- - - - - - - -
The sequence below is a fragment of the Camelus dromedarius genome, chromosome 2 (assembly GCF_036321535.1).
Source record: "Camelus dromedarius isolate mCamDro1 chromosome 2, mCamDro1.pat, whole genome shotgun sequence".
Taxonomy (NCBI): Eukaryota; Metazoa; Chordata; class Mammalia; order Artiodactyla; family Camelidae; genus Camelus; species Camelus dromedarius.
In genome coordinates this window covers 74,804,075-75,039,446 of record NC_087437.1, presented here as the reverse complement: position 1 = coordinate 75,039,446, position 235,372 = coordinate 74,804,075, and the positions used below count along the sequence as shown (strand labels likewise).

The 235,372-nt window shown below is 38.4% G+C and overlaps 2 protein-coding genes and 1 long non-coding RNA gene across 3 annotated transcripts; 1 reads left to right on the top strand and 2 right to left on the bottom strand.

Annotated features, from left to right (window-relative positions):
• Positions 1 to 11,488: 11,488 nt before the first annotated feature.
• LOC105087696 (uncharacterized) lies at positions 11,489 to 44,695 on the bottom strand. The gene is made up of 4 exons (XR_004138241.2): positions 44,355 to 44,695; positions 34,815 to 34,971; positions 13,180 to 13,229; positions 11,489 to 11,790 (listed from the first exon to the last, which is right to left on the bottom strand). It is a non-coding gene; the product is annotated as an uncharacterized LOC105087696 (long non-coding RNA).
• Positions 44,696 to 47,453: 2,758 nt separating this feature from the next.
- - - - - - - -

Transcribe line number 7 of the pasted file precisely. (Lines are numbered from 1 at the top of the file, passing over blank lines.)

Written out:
• Positions 1 to 11,488: 11,488 nt before the first annotated feature.